One of the things I love about being a part of the craft brew scene in Colorado is the unspoken bond craft brew fans seem to have with one another. Two craft fans sitting together in taproom will compare notes having never met before. Festival patrons will point you in the direction of their new favorite brew just to spread the joy around.
But there are the rare folks—most of you know what I’m about to describe—who will complain about the beverages being offered as being beneath them. “I’d rather not drink,” they’ll say with an upturned nose, and then offer a list of beers they’d prefer had been on offer. Or if they do deign to partake in the “substandard” fare, they’ll make sure everyone in earshot knows that they’re doing them a favor by choking down the beverage.
They’re beer snobs, and I don’t like them.
Sesh Fest is less than a week away, and I really hope the event helps change a few minds when it comes to beer snobbery. It promises to do what is rarely seen in the craft brewing industry–put session beers on display. At best, low-alcohol brews have been considered by many to be a substandard niche beer and at worst were compared to the “big box beers” hated by craft beer fans. I’ve always considered these to be misguided definitions for several reasons, the most important of which is that session brews can be delicious.
What it boils down to is that most craft brew fans in Colorado just wanna have fun imbibing something they enjoy. Drinking wine brings with it a certain amount of baggage, where you’re expected to sip a certain way and analyze what you’ve been offered. A lot of spirits suffer from the same stigma.
But beer and the culture surrounding it has always put fun first. Thank commercials, thank sports, thank whomever you like, but when most people crack open a brew, they’re looking to make their day a little more enjoyable. Whether you’re nursing a 12+% abv monster or slugging a 3% session, you’re doing it because you enjoy it.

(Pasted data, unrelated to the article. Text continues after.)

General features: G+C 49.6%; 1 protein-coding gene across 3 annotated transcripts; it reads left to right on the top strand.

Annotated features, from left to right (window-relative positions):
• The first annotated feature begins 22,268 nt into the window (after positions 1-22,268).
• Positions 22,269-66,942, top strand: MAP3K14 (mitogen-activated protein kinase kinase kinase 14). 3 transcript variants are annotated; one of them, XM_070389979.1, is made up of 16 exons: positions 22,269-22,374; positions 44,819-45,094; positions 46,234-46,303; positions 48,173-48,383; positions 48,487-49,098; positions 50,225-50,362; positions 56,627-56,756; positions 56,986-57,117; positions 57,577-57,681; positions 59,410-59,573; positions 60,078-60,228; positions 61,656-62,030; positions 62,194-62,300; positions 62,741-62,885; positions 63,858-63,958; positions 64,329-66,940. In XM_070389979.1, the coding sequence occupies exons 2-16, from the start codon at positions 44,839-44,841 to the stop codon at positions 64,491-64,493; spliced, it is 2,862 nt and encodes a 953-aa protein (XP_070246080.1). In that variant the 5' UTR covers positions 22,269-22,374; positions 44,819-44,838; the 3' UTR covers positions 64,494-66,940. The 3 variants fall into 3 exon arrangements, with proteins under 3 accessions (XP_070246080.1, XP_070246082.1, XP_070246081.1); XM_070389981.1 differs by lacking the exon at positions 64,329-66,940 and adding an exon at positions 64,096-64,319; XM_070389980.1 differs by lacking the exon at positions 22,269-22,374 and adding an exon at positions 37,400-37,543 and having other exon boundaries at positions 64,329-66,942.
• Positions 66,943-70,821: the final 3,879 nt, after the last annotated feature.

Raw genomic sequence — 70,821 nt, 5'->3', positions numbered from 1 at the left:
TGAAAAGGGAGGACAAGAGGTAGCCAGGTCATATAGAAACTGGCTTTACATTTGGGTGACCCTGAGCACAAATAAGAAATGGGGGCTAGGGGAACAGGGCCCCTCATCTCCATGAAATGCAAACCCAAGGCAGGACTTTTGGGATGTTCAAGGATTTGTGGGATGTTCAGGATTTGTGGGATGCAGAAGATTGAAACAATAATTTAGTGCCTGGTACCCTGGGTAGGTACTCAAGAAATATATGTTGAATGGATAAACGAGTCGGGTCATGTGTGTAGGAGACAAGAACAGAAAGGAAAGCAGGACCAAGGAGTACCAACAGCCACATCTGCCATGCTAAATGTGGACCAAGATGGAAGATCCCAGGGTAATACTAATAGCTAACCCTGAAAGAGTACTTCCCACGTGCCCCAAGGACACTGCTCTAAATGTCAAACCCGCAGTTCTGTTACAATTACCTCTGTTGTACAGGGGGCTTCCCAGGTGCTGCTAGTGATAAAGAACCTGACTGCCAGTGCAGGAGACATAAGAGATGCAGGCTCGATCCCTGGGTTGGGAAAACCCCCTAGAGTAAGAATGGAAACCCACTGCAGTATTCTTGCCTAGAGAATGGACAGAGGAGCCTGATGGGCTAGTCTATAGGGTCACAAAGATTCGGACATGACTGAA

So why make other people feel bad for their brew of choice?
The interesting thing about most beer snobs is that they’re often misinformed about their beverage of choice. Sam Adams in particular has been taking a lot of flak in the past few years for having gotten “too big,” despite the fact that they still account for less than 1% of the total beer being sold in this country. And while it is a blast going to a local taproom and chatting with the owner or the brewer while you sample their latest batch, it’s also great that microbreweries that have gotten “too big” have beers that populate the shelves of most liquor stores.
In December of 2012, New Belgium Brewery posted a Facebook status detailing their expansion project. Some comments were less than encouraging while others were blatantly false and hurtful for seemingly no reason. These naysayers really bothered me because it seemed that they lost respect for New Belgium specifically because of their success. I take comfort in the fact that the majority (myself included) were excited because the expansion meant more amazing beer for people to enjoy.
Beer is a beverage steeped in a culture of responsible fun and excitement, but the beer snob seeks to dampen that fun for reasons I do not understand.
Events like Masters of the Brewniverse all but prove that craft brewers are just big kids looking to have a blast doing what they love. But as a critic, I do have beers I like, and beers I don’t like. Breweries I admire, and those I don’t. Industry heads I respect, and those I don’t. But I’ll never look down my glass at what another suds junkie is drinking because it’s something I don’t like. Heck, while I don’t understand it, I’ll never give someone a hard time for telling me they don’t like beer at all. People should drink what they like, because there’s too many things you can’t control in this world to let someone control what you drink.
But the real problem I have is that the beer snob attitude runs counter to the craft brew culture in Colorado. Instead of fostering a community-centered attitude that focuses on fun and social responsibility, it turns a bar into a battlefield where you have to defend your choice of beverage. That’s not what Colorado craft beer is about. At the very least, it spoils the fun, and at worst it discourages up-and-coming brewers who might have something amazing to offer.
So the next time you find yourself wanting to sigh in despair at the six-pack being offered, remember the person offering it to you thinks it’s good enough to share, and it might just be a difference of opinion. I stand behind the statement: “There’s no such thing as a bad craft beer.”